Patient Specific Instruments Versus Standard Surgical Instruments
This trial is active, not recruiting.
|Condition||total shoulder arthroplasty|
|Treatment||glenoid positioning system|
|Sponsor||The Cleveland Clinic|
|Start date||August 2010|
|End date||September 2011|
|Trial size||34 participants|
|Trial identifier||NCT01430468, CCF 10-582, TECH 09-073|
This is a non blinded prospective randomized clinical trial to define the efficacy of a new technology developed at the Cleveland Clinic to improve the positioning of the glenoid component in total shoulder arthroplasty. The Cleveland Clinic research team has worked on the development and validation of this new technology for the last six years. The investigators have validated the pre-operative planning software and published the results in the peer review literature (1, 7, 8, 9). The investigators have used this software in the planning of total shoulder surgery over the last three years. The investigators have validated the accuracy and reproducibility of the patient-specific instrumentation in both cadaver shoulders and Sawbones models of the shoulder using multiple surgeons. These studies also validated our ability to precisely measure component position using 3D CT scan imaging after placement of the implants in a pre-clinical cadaver study, thereby validating our ability to accurately measure and compare component position between the groups described in this proposed clinical trial. The investigators have also proven the ability of the software and techniques to produce an accurate representation of the glenoid morphology in patients with osteoarthritis or rotator cuff deficient arthritis in 13 patients. This was an IRB approved patient safety study performed at the Cleveland Clinic. The investigators have performed extensive studies of the materials and processes for the fabrication, sterilization and packaging of the patient specific instruments. The investigators have selected materials and processes that have met all of the FDA requirements for use of these materials and processes as clinical devices in vivo. These devices (non implanted instruments) are generally classified by FDA as a Class I device not having significant clinical risk. The investigators have studied the materials and process to produce accurate instruments that meet the clinical specification for fit onto the surrogate glenoid surfaces and maintain this shape and fit after sterilization. These same patient specific instruments have been tested in pre-clinical trials (Sawbones and Cadavers), demonstrating their ability to perform the functions specified with a high level of accuracy and much better than the use of standard generic instruments.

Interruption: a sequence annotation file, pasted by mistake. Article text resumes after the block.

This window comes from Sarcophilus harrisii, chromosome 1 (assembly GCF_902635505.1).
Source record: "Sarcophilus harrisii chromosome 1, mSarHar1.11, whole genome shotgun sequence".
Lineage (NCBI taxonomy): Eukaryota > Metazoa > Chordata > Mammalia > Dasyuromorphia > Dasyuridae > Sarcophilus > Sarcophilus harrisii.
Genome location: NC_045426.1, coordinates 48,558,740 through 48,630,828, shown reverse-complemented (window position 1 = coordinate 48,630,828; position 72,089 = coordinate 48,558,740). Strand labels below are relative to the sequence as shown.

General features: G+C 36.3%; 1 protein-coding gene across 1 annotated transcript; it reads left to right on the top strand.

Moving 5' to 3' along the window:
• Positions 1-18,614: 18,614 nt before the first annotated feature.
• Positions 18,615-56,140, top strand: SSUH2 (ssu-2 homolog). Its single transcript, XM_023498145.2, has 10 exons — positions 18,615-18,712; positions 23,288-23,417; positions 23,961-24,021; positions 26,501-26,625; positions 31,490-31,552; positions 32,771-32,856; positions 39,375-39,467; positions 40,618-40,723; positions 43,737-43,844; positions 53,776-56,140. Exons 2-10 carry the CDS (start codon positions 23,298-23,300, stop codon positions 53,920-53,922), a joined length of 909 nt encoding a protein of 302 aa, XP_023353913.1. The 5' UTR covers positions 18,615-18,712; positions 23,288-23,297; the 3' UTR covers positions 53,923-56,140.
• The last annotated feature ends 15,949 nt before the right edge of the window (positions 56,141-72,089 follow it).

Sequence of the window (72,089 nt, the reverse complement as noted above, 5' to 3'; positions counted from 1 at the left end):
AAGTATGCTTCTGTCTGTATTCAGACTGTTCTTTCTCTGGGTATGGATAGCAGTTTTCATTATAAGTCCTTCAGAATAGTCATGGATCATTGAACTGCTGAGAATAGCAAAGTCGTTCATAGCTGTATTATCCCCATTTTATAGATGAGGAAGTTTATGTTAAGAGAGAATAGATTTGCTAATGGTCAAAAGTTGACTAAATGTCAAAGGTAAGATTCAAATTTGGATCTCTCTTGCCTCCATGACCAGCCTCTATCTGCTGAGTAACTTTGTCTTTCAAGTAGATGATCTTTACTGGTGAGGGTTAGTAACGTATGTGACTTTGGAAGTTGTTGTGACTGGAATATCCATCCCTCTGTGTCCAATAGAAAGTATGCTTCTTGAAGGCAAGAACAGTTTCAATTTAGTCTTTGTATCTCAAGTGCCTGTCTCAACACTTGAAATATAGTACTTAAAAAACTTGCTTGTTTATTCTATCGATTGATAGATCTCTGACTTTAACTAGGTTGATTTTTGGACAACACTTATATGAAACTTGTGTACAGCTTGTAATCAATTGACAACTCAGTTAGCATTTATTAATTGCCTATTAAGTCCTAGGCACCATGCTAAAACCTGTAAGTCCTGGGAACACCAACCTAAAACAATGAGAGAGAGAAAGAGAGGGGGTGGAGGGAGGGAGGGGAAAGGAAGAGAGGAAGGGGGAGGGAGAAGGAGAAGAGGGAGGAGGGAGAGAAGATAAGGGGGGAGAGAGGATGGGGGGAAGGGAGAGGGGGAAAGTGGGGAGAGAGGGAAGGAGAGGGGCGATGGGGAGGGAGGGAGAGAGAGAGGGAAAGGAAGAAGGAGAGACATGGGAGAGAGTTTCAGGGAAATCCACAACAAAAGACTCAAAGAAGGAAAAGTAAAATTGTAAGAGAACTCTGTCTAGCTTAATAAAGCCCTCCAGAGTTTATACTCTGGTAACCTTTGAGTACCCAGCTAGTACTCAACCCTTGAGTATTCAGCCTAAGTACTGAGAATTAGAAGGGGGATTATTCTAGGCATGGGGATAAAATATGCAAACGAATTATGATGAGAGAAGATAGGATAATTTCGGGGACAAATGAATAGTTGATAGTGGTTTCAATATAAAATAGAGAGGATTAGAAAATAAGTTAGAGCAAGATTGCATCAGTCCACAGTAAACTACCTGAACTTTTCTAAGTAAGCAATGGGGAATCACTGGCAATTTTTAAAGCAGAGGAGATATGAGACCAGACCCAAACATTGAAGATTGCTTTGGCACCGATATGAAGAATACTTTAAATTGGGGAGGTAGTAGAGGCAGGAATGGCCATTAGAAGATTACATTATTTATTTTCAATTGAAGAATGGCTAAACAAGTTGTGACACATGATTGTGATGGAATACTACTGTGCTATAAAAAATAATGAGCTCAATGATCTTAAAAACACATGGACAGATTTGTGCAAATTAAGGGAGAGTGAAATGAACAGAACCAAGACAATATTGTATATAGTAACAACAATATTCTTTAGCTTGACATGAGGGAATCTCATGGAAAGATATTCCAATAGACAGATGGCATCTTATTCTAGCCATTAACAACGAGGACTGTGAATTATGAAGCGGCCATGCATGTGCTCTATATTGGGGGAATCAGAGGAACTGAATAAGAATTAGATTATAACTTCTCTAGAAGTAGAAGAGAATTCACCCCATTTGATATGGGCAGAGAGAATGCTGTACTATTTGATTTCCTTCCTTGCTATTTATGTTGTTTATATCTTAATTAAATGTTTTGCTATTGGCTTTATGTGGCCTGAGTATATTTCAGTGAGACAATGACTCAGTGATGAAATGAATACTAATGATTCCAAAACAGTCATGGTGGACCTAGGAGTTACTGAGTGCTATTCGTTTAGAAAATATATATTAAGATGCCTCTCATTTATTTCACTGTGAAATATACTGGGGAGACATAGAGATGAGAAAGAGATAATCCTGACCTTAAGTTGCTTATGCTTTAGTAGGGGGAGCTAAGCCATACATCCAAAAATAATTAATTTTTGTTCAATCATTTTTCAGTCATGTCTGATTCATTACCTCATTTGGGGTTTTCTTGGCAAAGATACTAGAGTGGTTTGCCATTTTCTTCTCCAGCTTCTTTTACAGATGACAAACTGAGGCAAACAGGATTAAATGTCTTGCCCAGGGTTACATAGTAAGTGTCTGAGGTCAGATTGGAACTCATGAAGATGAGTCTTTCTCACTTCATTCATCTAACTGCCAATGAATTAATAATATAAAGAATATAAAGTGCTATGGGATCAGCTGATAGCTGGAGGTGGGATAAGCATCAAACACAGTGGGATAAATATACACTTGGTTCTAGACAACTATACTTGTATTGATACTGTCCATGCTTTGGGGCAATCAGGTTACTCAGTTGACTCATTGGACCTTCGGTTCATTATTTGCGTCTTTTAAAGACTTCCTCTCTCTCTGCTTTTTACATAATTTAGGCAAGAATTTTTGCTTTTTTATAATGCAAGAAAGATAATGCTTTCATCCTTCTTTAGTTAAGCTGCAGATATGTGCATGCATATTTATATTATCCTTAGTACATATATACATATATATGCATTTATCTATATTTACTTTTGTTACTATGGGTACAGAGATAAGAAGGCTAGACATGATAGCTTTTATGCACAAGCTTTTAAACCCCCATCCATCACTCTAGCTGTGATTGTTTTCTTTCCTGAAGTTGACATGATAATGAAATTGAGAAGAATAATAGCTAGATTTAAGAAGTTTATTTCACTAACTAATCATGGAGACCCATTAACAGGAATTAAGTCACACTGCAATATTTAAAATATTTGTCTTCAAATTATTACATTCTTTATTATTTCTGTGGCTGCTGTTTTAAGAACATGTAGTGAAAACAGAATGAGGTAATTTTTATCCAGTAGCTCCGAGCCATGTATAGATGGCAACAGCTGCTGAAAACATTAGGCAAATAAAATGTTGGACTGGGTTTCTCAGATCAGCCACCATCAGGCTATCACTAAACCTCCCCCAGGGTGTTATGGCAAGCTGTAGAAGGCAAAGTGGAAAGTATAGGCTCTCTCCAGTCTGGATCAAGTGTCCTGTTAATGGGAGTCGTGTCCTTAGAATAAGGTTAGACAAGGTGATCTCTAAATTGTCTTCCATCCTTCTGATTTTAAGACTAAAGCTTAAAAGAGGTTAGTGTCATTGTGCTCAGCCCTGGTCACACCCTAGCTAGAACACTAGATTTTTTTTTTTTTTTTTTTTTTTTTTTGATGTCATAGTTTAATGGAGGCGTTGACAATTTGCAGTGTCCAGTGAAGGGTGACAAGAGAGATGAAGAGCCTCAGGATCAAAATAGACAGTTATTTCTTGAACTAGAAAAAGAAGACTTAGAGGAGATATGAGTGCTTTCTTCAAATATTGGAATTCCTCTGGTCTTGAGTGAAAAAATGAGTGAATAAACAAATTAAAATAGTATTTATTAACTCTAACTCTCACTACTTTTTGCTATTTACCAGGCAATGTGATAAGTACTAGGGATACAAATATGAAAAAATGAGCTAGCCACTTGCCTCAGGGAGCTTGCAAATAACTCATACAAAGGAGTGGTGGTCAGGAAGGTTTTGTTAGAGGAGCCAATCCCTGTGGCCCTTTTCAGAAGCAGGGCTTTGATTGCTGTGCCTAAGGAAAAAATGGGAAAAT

|Endpoint classification||efficacy study|
|Intervention model||parallel assignment|
|Masking||single blind (subject)|
Comparing Glenoid component positioning to pre operative planning
time frame: 1 month post op
time frame: Post Op CT within 1 year from surgery
Male or female participants of any age.
- All patients otherwise indicated for primary reverse or anatomic total shoulder replacement that are able to get a pre-operative CT scan at the Cleveland Clinic will be considered eligible for enrollment. All patients will be consented in the office as part of the pre-operative consent for surgery and all will need to randomization at the time of surgery
- Patients will be excluded if they have significant metal in the joint that results in metal artifact on the CT scan, thereby compromising the ability to visualize the glenoid on the pre-operative simulator.
|Official title||Comparison of Glenoid Component Position Using Patient Specific Instruments Versus Standard Surgical Instruments: A Randomized Prospective Clinical Trial|
|Principal investigator||Joseph P. Iannotti, MD, PhD|
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